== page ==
What makes up an ideal K-Pop group? Is it their music? The number of members? The range of talents? So many aspects make up a K-Pop group that it's hard to tell. Is there anything such as an ideal K-Pop group? That's the real question.
Let's start with what is the ideal number of members to have within a group. Personally, I do not think there is an ideal number of members in a group, but with more members comes less line distribution and less of an opportunity for each member to truly shine and show their talents. Back in the early 2000s and even the 90s, most K-Pop groups consisted of 5 to 7 members. Even when SM Entertainment came out with a 12-member boy group and a 9-member girl group, many thought that SM was out of their mind. But now we're seeing groups debut with a range of members anywhere from 5-13 members at a time. But is that too many members within one group? Is that even fair to all of those members who spent countless hours in training to at least have a spot in the limelight? While it's worked for many groups such as Super Junior, Girls Generation, EXO, and Seventeen, it just feels like entertainment companies are pushing and shoving as many trainees onto the stage without giving it a second thought.
Also, a significant factor to consider and one that has been a great controversy, especially with the recent debut of New Jeans: age. Should there be a minimum age requirement for when trainees can debut? Should their talent be a justifiable reason to put them on the stage? Even before that, a lot of K-Pop idols end up becoming trainees at 14 years old, some even entering the entertainment industry at the age of 12, just like former Wondergirls member Ahn Sohee. Even when NCT was making their debut, fellow member Jisung debuted at the age of 14. Former KARA member Jiyoung also debuted at 14 years old, along with Wonyoung from IZ*ONE. Veteran singer BOA made her debut at the age of 13 as a solo artist too. Of course, entertainment companies want to debut artists at a prime age, but to be honest, even at 16, that's a pretty young age to be exposed to the dark world of entertainment. Considering the fact that a majority of fans are almost double or even triple their age. Just imagine the amount of mental and physical damage young K-Pop trainees and idols have to face even before stepping up onto the stage.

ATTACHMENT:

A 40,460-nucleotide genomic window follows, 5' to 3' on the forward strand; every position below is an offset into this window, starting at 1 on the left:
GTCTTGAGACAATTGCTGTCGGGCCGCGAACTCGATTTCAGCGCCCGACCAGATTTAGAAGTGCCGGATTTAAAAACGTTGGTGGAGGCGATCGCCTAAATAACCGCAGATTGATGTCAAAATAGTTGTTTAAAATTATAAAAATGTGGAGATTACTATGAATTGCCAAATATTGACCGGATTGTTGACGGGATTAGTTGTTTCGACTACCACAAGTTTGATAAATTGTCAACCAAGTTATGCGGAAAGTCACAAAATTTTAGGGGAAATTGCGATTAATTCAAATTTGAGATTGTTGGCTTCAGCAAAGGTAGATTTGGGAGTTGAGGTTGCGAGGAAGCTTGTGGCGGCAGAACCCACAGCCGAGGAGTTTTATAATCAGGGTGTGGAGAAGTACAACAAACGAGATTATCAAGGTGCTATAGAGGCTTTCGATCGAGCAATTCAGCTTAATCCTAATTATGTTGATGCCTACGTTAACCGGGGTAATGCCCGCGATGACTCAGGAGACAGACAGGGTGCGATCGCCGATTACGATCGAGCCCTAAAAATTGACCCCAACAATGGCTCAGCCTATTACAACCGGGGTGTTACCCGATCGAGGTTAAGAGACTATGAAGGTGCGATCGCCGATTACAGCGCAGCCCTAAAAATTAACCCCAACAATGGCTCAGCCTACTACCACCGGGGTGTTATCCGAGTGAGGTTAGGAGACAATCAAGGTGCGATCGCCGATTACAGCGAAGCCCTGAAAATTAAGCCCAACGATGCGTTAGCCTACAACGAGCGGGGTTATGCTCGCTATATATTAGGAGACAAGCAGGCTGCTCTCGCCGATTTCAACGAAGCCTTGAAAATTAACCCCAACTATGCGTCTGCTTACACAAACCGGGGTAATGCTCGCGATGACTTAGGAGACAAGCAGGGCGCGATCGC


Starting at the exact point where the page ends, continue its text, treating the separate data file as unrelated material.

As with any K-Pop idol group that makes their debut, there are also the "title roles" that come with each member. Whether it be the center, vocalist, rapper, main dancer, sub-vocalist, etc., are these labels really necessary in creating an ideal K-Pop group? If you're familiar with K-Pop groups, it always tends to be the member labeled as being the "center" that ends up receiving the most care, attention, and spotlight. But once again, the question of whether or not this is fair comes into play. Branching off of this also comes the issue of spotlighting. In other words, singling out a certain member to be given all the spotlight. For example, IZ*ONE's Wonyoung received much criticism because it was found that she was given nicer outfits when performing and more camera shots. This was also a very big issue with HyunA during the time that she was in 4MINUTE, miss A's Suzy, and more. Often times with members like these, they also receive more endorsement deals and more love calls to appear on variety shows. If the companies are planning on doing this, then why not just debut this artist as a solo, rather than having them overshadow fellow members who worked just as hard to make it onto the stage?
Not only that, but also the fact that many of these idols are so thin, just having a vast array of body types would be great to see, especially as a lot of the fans who are of younger generations look toward these idols as their role models. But upon debut and even before debut, as seen through "Sixteen" for members such as TWICE's Jihyo, they are subjected to face discrimination just for being more on the chubbier side rather than the thin side.
It's really great to see how far K-Pop has expanded and how well-known K-Pop is today, but with more awareness and exposure, these idols are set to higher expectations which means high standards for these idols to become the "ideal" idol there is. So truly, when it comes down to it, is there really anything called the "ideal" K-Pop group? Definitely not. But that does not disregard the fact that there are aspects within a group that is unjust and could be changed for the better well-being of the idols themselves.